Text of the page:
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Imagine actually wanting to get coal in your stocking this holiday season. Or rather a truck load of coal over cologne, perfume, jewelry or whatever it was that you received.

As holiday gifts go, coal is practical for thousands of Hopi families in northern Arizona who are looking for affordable ways to stay warm this winter now that the Kayenta mine is closed.

It wasn’t a surprise the mine closed but still the Hopi tribal council did not put in place a plan to ensure its people were prepared for the end of a reliable source for heating.

“That’s something that council has not really addressed with the financial crunch we’re in, we knew about this several years ago, the mine was closing,” said Timothy Nuvangyaoma, chairman of the Hopi Tribe. “We’re now facing a situation where the main source of fuel for a lot of homes out here is gone.”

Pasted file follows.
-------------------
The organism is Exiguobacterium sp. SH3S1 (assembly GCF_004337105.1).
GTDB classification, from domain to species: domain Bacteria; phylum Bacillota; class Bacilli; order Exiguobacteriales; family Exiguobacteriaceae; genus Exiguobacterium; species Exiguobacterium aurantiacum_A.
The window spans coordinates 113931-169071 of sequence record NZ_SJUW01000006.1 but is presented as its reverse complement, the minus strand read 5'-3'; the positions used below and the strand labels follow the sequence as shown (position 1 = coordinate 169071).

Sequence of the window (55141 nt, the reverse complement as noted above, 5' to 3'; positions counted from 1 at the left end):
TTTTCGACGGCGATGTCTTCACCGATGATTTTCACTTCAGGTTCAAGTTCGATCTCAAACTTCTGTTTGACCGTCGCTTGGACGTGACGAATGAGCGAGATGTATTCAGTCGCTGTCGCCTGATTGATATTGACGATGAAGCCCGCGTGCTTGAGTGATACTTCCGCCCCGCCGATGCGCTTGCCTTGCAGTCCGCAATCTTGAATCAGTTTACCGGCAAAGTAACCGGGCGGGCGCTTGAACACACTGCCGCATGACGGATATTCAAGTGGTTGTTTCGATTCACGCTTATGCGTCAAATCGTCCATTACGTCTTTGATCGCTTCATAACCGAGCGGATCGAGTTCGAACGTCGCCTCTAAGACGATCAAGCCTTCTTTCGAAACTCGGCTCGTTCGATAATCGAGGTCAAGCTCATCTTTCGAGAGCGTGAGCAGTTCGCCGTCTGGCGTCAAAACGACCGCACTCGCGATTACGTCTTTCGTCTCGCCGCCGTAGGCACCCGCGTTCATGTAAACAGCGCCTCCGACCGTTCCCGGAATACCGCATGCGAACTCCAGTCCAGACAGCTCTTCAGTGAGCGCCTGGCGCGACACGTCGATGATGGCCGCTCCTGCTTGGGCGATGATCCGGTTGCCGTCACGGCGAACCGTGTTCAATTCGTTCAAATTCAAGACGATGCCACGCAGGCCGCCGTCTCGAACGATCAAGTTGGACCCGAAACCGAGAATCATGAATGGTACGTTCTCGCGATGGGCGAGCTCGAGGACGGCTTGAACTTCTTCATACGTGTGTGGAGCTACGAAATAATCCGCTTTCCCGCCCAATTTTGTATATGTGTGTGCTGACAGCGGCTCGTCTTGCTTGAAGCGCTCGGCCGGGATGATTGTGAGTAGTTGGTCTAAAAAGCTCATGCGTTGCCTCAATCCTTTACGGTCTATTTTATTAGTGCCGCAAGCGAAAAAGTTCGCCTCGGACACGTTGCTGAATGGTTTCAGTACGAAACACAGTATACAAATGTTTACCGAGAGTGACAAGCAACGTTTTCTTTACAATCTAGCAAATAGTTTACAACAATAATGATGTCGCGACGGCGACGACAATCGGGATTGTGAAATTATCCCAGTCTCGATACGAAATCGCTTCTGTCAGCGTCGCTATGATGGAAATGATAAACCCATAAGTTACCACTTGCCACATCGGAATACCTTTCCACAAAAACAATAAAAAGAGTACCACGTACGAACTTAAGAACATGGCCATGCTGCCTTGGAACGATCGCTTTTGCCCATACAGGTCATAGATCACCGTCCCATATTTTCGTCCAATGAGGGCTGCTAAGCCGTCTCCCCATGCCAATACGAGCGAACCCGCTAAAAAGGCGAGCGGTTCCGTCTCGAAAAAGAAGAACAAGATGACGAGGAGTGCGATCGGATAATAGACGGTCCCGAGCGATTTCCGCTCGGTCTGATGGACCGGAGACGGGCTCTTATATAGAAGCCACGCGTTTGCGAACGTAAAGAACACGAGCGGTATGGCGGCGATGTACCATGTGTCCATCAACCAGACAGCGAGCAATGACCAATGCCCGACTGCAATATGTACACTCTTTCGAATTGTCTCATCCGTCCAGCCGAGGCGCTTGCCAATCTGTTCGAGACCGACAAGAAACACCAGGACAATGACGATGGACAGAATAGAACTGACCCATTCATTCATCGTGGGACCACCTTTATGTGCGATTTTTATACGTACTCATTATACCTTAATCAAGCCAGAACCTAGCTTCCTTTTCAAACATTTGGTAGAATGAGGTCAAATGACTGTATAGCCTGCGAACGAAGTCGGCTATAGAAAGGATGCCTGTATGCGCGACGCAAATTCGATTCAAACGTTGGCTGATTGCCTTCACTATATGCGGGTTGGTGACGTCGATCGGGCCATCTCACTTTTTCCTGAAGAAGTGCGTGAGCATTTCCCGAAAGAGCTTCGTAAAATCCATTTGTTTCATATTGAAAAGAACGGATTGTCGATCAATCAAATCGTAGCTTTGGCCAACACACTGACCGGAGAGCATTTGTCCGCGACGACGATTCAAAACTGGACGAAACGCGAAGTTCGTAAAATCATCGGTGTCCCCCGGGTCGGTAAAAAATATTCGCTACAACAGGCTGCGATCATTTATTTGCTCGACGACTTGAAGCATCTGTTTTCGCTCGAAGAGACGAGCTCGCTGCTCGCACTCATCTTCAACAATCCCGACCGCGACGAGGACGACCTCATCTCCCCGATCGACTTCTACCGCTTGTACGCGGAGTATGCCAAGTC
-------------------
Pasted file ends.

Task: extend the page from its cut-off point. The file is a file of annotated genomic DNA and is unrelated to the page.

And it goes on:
Both Hopi and Navajo families relied on the Kayenta mine to get coal to heat their homes. Now what used to be a four-hour drive has doubled with the closest coal mine in Farmington, New Mexico, nearly 250 miles away. That drive is an economic hardship for many families for many reasons, distance being just one.

Hopi Coal Dec 2019 - 2 - Patty Talahongva.jpg

Nuvangyaoma took office in December 2017. The Hopi Tribal councils since 2005 have seen the closure of the Black Mesa Mine and the Mohave Generating Station. They all knew the end was in sight for the Kayenta Mine. Still, there is no plan from the tribal government for its people.